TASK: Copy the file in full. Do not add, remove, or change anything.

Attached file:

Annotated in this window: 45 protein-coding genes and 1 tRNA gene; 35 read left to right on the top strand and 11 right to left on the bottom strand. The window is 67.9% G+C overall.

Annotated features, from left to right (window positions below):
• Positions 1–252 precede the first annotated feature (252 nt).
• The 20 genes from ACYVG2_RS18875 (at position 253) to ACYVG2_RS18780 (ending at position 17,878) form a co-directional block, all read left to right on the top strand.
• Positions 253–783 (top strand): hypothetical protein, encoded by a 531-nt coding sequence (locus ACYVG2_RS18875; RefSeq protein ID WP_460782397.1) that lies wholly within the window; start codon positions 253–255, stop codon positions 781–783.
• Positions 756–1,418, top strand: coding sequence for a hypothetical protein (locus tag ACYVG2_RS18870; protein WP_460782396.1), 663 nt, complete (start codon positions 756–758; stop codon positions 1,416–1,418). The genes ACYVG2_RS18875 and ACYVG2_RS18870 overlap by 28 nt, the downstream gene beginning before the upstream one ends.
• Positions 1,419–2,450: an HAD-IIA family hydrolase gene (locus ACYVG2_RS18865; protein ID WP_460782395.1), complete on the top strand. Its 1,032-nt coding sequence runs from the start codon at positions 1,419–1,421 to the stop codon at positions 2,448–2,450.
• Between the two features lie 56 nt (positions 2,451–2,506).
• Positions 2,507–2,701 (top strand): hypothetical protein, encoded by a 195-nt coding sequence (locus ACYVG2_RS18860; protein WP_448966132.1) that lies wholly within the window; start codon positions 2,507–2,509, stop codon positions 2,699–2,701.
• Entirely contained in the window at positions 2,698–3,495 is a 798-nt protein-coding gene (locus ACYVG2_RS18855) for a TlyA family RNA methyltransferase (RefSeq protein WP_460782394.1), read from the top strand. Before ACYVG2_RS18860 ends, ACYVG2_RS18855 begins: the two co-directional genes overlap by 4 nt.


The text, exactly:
Annotated in this window: 45 protein-coding genes and 1 tRNA gene; 35 read left to right on the top strand and 11 right to left on the bottom strand. The window is 67.9% G+C overall.

Annotated features, from left to right (window positions below):
• Positions 1–252 precede the first annotated feature (252 nt).
• The 20 genes from ACYVG2_RS18875 (at position 253) to ACYVG2_RS18780 (ending at position 17,878) form a co-directional block, all read left to right on the top strand.
• Positions 253–783 (top strand): hypothetical protein, encoded by a 531-nt coding sequence (locus ACYVG2_RS18875; RefSeq protein ID WP_460782397.1) that lies wholly within the window; start codon positions 253–255, stop codon positions 781–783.
• Positions 756–1,418, top strand: coding sequence for a hypothetical protein (locus tag ACYVG2_RS18870; protein WP_460782396.1), 663 nt, complete (start codon positions 756–758; stop codon positions 1,416–1,418). The genes ACYVG2_RS18875 and ACYVG2_RS18870 overlap by 28 nt, the downstream gene beginning before the upstream one ends.
• Positions 1,419–2,450: an HAD-IIA family hydrolase gene (locus ACYVG2_RS18865; protein ID WP_460782395.1), complete on the top strand. Its 1,032-nt coding sequence runs from the start codon at positions 1,419–1,421 to the stop codon at positions 2,448–2,450.
• Between the two features lie 56 nt (positions 2,451–2,506).
• Positions 2,507–2,701 (top strand): hypothetical protein, encoded by a 195-nt coding sequence (locus ACYVG2_RS18860; protein WP_448966132.1) that lies wholly within the window; start codon positions 2,507–2,509, stop codon positions 2,699–2,701.
• Entirely contained in the window at positions 2,698–3,495 is a 798-nt protein-coding gene (locus ACYVG2_RS18855) for a TlyA family RNA methyltransferase (RefSeq protein WP_460782394.1), read from the top strand. Before ACYVG2_RS18860 ends, ACYVG2_RS18855 begins: the two co-directional genes overlap by 4 nt.